Amid the recent gloom that surrounds climate change policy, one positive development from last year has flown under the radar. The International Civil Aviation Organization (ICAO) agreed to launch a Carbon Offsetting and Reduction Scheme for International Aviation (CORSIA). Their plan would cap the carbon dioxide pollution from flights between participating countries starting in 2021 and running until 2035.
This means airlines will need to cancel 2.5 billion metric tons of carbon dioxide (CO2) emissions – the equivalent of 5.7 billion barrels of oil unburned, six billion miles not driven or more than 700 coal-fired power plants turned off for an entire year. Offsetting these emissions is a tall order, and therefore designing an effective CORSIA is imperative.
One key area is making CORSIA a transparent marketplace. This includes four elements.
First, each participating airline should publicly report their annual emissions against their targets. This is standard practice in existing environmental markets, including U.S efforts such as the Sulfur Dioxide Trading Program and the cap-and-trade programs in California and the northeast region (known as the Regional Greenhouse Gas Initiative (RGGI). Making this information available has not led to any competitive disadvantage for companies, but instead lets the public know whether companies are complying with CORSIA.
Second, airlines should accompany annual emissions reporting with public disclosure of the volume and source of the offsets they have purchased. The California Air Resources Board (CARB) annually releases a compliance report that includes the number and type of offsets each company has purchased offsets. CORSIA should follow this best practice.
Third, CORSIA ought to run a public, open process for determining what does – and does not – count as an offset. Giving public notice to offset standards and other emission reduction programs to apply and make the case for their inclusion will lead to the broadest supply of high integrity offsets – which reduces the costs to airlines and consumers. CORSIA looks beyond aviation to reduce emissions, and it should hear from experts from all these other sectors.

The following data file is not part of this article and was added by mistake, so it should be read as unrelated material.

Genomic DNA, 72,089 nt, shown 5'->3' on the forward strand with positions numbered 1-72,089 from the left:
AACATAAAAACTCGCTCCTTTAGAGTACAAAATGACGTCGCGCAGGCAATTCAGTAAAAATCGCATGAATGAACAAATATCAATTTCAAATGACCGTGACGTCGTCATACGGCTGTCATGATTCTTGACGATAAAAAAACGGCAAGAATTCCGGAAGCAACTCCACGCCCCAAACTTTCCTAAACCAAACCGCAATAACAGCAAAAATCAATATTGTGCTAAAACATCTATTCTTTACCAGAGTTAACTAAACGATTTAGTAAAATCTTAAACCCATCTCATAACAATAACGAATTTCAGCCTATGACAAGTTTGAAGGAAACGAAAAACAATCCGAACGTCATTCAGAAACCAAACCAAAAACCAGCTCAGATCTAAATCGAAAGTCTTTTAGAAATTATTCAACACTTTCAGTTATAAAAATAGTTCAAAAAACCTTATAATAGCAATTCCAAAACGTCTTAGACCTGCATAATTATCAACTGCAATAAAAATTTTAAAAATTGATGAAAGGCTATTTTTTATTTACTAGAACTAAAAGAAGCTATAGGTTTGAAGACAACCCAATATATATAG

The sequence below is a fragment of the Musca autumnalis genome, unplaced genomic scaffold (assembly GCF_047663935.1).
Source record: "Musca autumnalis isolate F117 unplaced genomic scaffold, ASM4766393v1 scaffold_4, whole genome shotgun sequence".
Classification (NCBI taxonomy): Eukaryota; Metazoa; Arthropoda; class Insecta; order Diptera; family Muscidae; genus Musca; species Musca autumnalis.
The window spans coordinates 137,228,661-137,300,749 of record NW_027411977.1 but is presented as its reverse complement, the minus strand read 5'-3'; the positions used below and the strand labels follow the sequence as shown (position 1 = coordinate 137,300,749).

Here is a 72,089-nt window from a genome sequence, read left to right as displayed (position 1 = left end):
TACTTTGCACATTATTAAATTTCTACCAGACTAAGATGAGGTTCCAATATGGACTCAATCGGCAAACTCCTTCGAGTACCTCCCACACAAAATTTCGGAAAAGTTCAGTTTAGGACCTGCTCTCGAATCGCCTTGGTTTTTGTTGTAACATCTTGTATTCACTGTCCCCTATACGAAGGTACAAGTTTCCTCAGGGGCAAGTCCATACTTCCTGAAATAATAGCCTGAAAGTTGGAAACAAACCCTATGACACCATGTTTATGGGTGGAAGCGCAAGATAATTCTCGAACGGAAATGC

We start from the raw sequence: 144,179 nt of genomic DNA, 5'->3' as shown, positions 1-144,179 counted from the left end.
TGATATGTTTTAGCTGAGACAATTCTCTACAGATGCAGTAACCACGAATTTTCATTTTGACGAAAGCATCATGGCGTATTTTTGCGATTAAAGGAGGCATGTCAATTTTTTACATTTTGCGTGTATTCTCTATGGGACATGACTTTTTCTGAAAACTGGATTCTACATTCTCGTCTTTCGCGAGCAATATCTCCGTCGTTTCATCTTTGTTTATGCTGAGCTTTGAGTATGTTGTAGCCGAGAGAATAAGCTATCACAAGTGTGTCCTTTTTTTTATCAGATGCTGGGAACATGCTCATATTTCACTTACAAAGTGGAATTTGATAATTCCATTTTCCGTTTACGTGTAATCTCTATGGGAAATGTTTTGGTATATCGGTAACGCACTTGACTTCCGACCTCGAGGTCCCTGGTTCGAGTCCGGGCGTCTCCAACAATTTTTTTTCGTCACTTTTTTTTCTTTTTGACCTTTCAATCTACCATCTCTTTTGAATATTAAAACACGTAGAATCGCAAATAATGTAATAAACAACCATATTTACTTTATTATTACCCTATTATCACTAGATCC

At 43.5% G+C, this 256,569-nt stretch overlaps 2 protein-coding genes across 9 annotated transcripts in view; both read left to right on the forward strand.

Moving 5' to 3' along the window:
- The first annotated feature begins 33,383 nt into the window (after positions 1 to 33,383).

Finally, it is critical that airlines take action to ensure that their emissions reductions are used once, without being double-counted in other carbon markets. Failure to address this would mean that some offsets under CORSIA are not really reducing emissions, undermining confidence and trust in the program.
CORSIA represents an exciting step in the long fight against climate change; a first sector-wide market approach in a sector with one of the fastest growth rates in emissions. Getting the rules right is critical to keep moving the ball forward in aviation’s efforts to reduce emissions. Transparency is central to a functioning market, and not something that should be overlooked.
In a promising development for climate protection, in 2016 the International Civil Aviation Organization (ICAO) committed to launch, by 2021, a Carbon Offsetting and Reduction Scheme for International Aviation (CORSIA). CORSIA will limit the net carbon dioxide emissions of flights between participating countries to 2020 levels, and will require airlines to procure emission reductions achieved elsewhere to “offset” their emissions above these levels. Forecasts indicate that airlines will need to offset some 2.5 billion metric tons of emissions from 2021 to 2035 – and potentially more if CORSIA’s ambition is strengthened.
This paper will outline some experiences drawn from existing carbon markets that exhibit high standards of transparency and public reporting, briefly explain how establishing such standards for CORSIA is in the self-interest of all stakeholders, and provide recommendations for transparency in CORSIA.